In response to Supervisor’s Grace comments about the tax levy, as distinct from the tax rate,, I suggested residents look at my explanation of the difference between the two numbers on my personal web site, www.yorktownbettergovernmwent.org.
4. Courtesy of the Floor
(See Town Board, 3-24-2015.) In response to comments by Miriam Curtin asking for changes in the rules governing Courtesy of the Floor and that all residents be treated the same way, there appeared to be a consensus on the board that Courtesy would be limited to three minutes (the clerk did use a timer during the meeting) but that there would be some flexibility, that there would be no back and forth dialogue between the speaker and a board member, except that Supervisor Grace said he wanted to retain the abililty to interpret someone he felt was making a false statement, and that comments, from both sides of the table, needed to be civil and courteous. There was no discussion on a proposal made at the March 24 meeting that the subject matter of comments made at the first courtesy be limited to topics on the agenda. Although not listed on the evening’s agenda, the supervisor did open the floor up to a second Courtesy.
5.Highway garage relocation/Depot Square
In response to comments by Ed Ciffone, Supervisor Grace explained that there would be no currents costs associated with proceeding with the plans to relocate the highway garage and prepare a site plan for a future commercial building. He said the size of the planned buildings was still not set and that more work had to be done before getting better estimates of site development costs. That information would be available, he said, if and when the project proved feasible. He reiterated his belief that it made sense to have plans for the buildings in order to take advantage of potential future grants (grants would not be available, he said, based on concepts) and also when other opportunities came up, such as an offer to buy some new steel buildings at a 50% discount, or pay nothing for used steel buildings he said were available in Peekskill. He also defended his statement that the new commercial building would create a walkable Yorktown, although he acknowledged that his comment about there being no reason to come to Yorktown now as being “rhetoric.”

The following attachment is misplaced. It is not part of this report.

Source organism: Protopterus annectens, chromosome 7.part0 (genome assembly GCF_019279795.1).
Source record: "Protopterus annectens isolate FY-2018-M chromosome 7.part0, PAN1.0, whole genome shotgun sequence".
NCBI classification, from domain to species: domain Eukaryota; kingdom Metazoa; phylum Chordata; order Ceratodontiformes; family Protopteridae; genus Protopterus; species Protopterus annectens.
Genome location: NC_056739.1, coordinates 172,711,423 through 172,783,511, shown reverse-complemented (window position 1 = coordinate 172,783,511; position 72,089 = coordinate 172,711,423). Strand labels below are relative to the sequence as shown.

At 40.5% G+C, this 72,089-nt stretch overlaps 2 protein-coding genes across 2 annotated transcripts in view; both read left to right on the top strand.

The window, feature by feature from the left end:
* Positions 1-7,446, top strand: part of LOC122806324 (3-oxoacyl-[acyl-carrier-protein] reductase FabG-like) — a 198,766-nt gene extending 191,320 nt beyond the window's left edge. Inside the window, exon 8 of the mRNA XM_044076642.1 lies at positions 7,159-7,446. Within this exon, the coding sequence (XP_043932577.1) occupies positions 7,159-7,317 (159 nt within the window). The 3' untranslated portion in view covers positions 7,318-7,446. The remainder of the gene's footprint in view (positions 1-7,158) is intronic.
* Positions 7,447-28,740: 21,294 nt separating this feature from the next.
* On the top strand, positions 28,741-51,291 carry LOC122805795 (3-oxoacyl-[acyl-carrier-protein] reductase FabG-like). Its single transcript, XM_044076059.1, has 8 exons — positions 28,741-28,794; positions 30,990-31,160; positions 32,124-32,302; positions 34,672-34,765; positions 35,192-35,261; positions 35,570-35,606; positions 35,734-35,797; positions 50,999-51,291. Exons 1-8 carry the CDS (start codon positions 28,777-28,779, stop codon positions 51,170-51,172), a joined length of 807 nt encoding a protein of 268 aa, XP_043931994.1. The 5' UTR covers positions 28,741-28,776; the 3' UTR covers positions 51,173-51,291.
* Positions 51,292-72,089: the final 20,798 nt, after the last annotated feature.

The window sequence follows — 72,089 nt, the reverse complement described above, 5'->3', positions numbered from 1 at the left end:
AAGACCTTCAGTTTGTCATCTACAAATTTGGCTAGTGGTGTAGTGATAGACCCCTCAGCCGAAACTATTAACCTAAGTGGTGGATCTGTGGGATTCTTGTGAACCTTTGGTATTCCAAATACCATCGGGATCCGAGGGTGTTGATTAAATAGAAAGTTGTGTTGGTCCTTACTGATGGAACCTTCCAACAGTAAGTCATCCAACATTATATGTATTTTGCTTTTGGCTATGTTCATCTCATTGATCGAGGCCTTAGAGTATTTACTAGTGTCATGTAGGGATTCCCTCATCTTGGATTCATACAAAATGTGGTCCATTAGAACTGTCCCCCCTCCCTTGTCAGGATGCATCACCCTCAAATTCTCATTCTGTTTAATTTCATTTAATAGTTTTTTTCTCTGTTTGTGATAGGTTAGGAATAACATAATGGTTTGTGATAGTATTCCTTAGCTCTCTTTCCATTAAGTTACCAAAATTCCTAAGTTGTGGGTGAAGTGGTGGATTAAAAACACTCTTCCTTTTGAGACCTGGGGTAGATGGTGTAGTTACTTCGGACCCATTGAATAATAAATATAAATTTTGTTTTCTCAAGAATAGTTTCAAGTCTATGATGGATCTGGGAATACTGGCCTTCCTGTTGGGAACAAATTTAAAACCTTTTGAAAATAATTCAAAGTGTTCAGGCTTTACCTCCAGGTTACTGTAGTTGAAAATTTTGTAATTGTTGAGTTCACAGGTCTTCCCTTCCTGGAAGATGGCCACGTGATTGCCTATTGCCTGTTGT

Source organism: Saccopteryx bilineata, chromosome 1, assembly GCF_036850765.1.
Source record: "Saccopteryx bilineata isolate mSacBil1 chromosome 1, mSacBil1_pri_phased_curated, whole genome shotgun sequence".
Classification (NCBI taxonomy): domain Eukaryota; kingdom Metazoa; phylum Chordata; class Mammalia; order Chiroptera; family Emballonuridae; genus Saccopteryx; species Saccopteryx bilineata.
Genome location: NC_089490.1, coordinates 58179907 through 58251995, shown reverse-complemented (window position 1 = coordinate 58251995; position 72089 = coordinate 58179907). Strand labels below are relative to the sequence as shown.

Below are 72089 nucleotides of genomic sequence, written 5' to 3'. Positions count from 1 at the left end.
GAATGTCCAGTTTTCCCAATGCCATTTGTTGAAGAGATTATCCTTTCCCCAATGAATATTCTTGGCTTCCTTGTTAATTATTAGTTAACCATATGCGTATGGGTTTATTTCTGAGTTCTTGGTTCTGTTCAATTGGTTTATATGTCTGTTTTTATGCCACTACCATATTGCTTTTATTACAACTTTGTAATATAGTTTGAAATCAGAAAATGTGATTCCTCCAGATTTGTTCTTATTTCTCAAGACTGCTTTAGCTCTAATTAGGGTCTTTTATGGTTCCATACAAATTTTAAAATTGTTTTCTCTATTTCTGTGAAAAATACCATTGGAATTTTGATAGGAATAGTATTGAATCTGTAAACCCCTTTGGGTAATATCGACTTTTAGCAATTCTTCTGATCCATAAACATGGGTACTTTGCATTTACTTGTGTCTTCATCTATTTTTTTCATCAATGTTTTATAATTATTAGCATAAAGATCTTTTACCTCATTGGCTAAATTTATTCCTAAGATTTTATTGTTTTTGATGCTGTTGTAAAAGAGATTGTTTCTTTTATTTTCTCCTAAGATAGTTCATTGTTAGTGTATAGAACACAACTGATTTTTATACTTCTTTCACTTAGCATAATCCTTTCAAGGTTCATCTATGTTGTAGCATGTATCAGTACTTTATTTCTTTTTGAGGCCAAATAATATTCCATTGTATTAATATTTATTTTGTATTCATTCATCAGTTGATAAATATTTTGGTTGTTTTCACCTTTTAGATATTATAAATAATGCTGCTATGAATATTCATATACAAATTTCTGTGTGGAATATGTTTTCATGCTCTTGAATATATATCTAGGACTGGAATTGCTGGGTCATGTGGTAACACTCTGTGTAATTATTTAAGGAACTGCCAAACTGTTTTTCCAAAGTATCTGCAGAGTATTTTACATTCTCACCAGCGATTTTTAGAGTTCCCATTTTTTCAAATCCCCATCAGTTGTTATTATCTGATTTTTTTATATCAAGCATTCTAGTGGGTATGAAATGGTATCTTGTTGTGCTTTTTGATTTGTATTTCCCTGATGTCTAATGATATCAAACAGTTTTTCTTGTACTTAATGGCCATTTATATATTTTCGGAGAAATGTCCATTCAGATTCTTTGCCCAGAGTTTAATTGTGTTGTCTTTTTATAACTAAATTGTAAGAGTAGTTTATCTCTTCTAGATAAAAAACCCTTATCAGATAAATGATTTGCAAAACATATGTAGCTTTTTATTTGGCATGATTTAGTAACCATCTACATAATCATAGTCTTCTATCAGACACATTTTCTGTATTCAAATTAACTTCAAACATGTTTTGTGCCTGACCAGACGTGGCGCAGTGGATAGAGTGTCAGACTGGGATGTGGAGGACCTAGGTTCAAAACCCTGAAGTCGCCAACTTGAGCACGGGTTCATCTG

Supervisor Grace added that there were errors in an article I had written about the project and which appeared in the local newspaper. He did not explain what the error/s were. (Click here for a copy of the article.)
6. Hunterbrook sewer district
In two separate votes, and without any discussion, the board voted unanimously to create the Hunterbrook sewer district extension and request that the county include the new district in the Peekskill Sanitary Sewer District. The district is a key part of the Costco plan.
7. Rezoning of two lots on East Main Street in Mohegan Lake
The board opened and closed the public hearing. There were comments. The board voted unanimously to approve the rezoning of two small parcels from O (Office) to C-3 (Highway Commercial).
Police Officer Mark Rapisarda was promoted to Police Sergeant.